People gather in November of each year to acknowledge and promote awareness of the difficulties associated with a lung cancer diagnosis. Through this acknowledgment, people and organizations have contributed to improving the lives of lung cancer patients, caregivers, family members, and friends. One way that communities are working together to support patients and spread awareness is through special events and fundraisers.
According to Doctors Nova Scotia, lung cancer is the biggest cause of cancer-related deaths in Canada, killing more Canadians than colon, breast, and prostate cancer combined. The statistics are concerning. When there is minimal possibility of recovery, stage four is when half of all lung malignancies are discovered.
Dr. Alison Wallace, a thoracic surgeon-scientist at the QEII Health Sciences Centre in Halifax, said that the disease doesn’t get the attention it deserves. “It doesn’t attract the same research dollars or interest of other cancers”, she added.
Lung cancer affects non-smokers, too
According to Dr. Wallace, the persistent myth that lung cancer mainly affects smokers has an impact on how people perceive the condition. She also added that people tend to believe that lung cancer wouldn’t be a problem if you didn’t smoke.
One in five new cases of lung cancer in Canada involves a person who has never smoked. Women are more likely than males to develop lung cancer in Canadians under the age of 55.
Environmental exposure at play
Early-stage disease is frequently found while looking for something else. Dr. Wallace shared that they had a patient who had fallen off a horse and trauma scans revealed an early-stage lung cancer.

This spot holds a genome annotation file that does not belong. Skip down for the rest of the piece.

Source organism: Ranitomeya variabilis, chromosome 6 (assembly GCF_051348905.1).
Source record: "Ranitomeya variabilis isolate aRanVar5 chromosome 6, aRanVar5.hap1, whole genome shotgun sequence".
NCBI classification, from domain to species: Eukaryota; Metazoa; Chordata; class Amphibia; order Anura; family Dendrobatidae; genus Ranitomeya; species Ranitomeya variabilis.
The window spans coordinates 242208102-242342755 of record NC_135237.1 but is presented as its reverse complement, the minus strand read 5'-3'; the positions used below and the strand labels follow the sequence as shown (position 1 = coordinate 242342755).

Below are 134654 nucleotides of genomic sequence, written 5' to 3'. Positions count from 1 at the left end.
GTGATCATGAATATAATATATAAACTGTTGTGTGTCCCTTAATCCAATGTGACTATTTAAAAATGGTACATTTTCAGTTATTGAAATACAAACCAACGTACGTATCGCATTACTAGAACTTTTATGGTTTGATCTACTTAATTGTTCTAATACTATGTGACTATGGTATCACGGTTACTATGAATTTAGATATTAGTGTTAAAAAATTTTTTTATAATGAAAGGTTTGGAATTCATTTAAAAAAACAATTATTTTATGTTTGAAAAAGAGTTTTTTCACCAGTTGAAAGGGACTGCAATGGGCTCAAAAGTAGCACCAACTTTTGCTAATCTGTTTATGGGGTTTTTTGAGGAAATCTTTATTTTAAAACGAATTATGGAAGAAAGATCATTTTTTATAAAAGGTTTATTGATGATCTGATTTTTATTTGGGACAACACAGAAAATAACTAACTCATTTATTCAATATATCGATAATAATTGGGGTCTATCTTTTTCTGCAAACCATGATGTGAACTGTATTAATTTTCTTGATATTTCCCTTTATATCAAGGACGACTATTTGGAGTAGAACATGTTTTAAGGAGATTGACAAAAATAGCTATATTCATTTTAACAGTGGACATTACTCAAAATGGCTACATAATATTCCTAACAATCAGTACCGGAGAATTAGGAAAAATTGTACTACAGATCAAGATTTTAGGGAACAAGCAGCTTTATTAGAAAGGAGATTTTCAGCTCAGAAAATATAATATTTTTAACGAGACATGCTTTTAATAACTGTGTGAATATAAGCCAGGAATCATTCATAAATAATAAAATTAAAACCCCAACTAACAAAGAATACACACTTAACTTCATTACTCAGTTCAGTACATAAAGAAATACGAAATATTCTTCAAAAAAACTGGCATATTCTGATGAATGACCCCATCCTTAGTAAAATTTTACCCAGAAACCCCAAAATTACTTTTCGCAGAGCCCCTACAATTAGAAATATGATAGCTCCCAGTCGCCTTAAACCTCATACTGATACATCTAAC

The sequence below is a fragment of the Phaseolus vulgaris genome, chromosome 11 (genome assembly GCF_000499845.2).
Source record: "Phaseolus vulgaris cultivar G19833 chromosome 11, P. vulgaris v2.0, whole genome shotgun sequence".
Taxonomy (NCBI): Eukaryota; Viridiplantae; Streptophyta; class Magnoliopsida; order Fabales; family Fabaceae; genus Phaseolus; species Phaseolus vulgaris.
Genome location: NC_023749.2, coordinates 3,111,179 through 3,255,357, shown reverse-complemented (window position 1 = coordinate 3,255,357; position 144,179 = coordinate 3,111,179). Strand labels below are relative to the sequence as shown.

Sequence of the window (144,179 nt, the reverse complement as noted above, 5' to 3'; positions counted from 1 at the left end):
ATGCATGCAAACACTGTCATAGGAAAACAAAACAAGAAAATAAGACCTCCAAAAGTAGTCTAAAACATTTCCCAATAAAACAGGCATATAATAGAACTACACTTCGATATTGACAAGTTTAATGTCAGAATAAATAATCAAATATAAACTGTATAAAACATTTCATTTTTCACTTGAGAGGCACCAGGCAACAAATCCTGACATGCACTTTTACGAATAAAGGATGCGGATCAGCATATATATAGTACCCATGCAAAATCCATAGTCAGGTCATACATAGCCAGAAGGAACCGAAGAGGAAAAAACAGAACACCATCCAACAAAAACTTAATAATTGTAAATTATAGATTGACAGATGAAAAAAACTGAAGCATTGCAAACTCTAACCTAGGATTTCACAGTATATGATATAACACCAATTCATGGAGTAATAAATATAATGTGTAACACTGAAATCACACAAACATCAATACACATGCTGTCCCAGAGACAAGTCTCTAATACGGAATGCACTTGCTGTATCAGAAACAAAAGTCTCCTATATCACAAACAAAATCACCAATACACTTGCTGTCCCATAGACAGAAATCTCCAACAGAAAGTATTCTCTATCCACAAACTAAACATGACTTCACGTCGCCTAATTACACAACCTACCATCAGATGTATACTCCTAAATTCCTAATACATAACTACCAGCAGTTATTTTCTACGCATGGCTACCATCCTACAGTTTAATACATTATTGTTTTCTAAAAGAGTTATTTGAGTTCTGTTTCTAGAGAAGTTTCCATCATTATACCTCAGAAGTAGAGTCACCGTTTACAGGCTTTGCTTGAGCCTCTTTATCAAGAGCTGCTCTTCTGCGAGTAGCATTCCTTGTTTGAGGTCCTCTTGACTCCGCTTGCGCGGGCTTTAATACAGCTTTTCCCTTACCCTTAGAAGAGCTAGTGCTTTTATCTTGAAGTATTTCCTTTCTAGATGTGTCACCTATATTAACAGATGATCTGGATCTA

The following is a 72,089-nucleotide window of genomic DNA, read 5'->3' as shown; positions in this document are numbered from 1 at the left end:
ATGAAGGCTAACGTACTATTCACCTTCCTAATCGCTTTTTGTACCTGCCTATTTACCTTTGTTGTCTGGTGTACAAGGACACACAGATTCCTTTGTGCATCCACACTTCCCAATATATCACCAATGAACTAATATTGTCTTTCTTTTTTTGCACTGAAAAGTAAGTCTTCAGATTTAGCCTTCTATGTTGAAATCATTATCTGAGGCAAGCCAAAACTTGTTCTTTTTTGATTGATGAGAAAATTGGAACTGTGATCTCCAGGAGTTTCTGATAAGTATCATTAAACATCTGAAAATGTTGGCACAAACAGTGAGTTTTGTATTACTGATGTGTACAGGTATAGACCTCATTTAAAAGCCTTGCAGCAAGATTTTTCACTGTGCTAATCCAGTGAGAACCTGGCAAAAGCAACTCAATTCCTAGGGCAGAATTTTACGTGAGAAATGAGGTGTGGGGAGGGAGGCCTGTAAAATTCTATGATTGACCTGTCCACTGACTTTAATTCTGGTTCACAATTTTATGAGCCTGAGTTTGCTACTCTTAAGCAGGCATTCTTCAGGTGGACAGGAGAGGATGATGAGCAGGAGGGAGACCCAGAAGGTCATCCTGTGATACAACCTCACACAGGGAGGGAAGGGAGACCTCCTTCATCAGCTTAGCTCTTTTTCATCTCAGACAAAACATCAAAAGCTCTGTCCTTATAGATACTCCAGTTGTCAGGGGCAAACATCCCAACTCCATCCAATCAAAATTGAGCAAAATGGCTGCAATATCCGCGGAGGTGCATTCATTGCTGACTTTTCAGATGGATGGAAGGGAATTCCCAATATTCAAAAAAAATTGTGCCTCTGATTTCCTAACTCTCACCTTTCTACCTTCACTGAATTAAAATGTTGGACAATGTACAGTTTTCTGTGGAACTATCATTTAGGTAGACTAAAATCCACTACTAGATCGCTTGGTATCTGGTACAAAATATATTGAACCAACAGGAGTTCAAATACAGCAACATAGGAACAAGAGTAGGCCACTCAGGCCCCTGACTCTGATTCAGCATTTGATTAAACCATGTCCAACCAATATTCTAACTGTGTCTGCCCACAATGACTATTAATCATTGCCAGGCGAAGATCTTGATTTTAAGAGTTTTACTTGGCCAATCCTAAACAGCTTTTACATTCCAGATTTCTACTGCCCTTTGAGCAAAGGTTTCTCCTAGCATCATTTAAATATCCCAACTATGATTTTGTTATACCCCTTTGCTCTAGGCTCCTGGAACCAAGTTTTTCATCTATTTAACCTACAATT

Many non-smoker cases are caused by environmental factors rather than smoking. Dr. Wallace is investigating potential links between environmental exposures and lung cancer cases, particularly in young women.
Improving care for Nova Scotians
The disease is prevalent in Nova Scotia at some of the highest rates in the nation. Dr. Wallace and her coworkers at the QEII prioritize lung cancer cases in the province. One of six thoracic surgeons offering the service, she assists between 1,200 and 1,500 patients annually.
Better outcomes for Nova Scotians result from having a central triage system for the diagnosis, staging, and treatment of lung cancer. The group will introduce a new lung cancer screening program in the province in 2023.
Leading lung cancer research
Additionally, Dr. Wallace is bridging a knowledge gap in lung cancer research. She is presently researching the connection between radon exposure and lung cancer. The main factor contributing to cancer in non-smokers is radon exposure. In order to estimate long-term lung cancer risk and broaden the scope of screening programs, she is collaborating with the Canadian Environmental Exposures in Cancer (CE2C) Network, Evict Radon, the Lung Association of Nova Scotia, and others to create a trustworthy measure of lifetime radon exposure.
Test for radon in your home
Testing your home is the only way to determine if you have a radon issue. You can purchase test kits online from the Lung Association of Nova Scotia or borrow them from your local library or MLA office. The service is also provided by private businesses.
Excellent care is the goal
Dr. Wallace is eager to see where her research will go in the future. She is committed to giving lung cancer patients in Nova Scotia the finest care she can.
“It’s great to cure people with surgery or even to just help them be more comfortable. We’re here to help them and we want to do our best to better their lives and improve the way lung cancer is diagnosed and treated.”
More to this story at https://www.yourdoctors.ca/blog/health-care/alison-wallace
References and photo credits to: